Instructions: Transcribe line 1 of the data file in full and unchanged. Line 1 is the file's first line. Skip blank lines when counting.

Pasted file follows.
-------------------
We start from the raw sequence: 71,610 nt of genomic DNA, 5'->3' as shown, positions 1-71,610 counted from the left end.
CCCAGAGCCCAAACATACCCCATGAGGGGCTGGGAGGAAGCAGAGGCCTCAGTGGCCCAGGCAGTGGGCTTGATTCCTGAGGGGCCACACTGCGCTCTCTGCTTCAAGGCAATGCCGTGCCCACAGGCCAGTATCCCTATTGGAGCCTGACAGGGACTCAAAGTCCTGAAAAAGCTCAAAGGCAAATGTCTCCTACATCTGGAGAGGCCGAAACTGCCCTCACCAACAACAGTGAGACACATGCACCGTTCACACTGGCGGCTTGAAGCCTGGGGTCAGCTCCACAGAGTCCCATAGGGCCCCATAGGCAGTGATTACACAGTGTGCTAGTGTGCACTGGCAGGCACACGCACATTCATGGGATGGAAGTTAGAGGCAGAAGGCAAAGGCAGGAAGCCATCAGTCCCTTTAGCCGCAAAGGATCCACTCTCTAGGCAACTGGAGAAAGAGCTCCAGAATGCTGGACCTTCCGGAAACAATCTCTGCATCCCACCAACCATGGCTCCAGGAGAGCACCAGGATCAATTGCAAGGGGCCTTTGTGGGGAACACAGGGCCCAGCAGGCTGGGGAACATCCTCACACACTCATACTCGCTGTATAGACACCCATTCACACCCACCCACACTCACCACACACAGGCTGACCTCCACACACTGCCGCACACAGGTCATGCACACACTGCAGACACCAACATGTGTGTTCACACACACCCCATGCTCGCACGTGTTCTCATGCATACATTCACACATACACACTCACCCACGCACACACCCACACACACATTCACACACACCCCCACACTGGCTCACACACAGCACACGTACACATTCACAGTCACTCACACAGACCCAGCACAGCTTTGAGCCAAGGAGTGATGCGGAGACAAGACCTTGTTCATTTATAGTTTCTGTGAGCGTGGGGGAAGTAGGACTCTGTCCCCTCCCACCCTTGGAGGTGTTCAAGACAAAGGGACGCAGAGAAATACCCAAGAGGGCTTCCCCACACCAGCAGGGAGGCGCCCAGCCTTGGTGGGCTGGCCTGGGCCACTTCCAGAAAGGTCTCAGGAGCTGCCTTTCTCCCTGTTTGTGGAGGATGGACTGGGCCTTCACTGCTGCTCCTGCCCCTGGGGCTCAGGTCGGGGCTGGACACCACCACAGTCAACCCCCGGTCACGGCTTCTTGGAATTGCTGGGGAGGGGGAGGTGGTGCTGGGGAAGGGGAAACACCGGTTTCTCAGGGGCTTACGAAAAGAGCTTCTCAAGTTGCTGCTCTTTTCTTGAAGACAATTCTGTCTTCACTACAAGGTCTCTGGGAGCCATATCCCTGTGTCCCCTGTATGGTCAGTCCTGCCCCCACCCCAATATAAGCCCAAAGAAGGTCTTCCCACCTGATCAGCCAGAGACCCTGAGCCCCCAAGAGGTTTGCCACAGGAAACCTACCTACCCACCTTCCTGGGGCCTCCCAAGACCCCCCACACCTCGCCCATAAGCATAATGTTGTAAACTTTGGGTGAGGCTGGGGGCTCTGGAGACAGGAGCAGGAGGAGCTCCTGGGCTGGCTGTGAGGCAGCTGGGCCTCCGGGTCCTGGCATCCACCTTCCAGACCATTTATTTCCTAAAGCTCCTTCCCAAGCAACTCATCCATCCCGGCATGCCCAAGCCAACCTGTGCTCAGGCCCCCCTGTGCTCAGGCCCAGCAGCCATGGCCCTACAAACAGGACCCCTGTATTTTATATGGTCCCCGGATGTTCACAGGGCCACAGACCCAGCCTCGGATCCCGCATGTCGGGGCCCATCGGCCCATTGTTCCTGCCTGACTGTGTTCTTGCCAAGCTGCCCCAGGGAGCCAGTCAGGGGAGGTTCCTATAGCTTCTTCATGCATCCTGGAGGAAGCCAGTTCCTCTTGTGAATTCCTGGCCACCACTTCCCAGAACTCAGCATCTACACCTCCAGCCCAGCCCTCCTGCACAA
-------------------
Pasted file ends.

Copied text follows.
We start from the raw sequence: 71,610 nt of genomic DNA, 5'->3' as shown, positions 1-71,610 counted from the left end.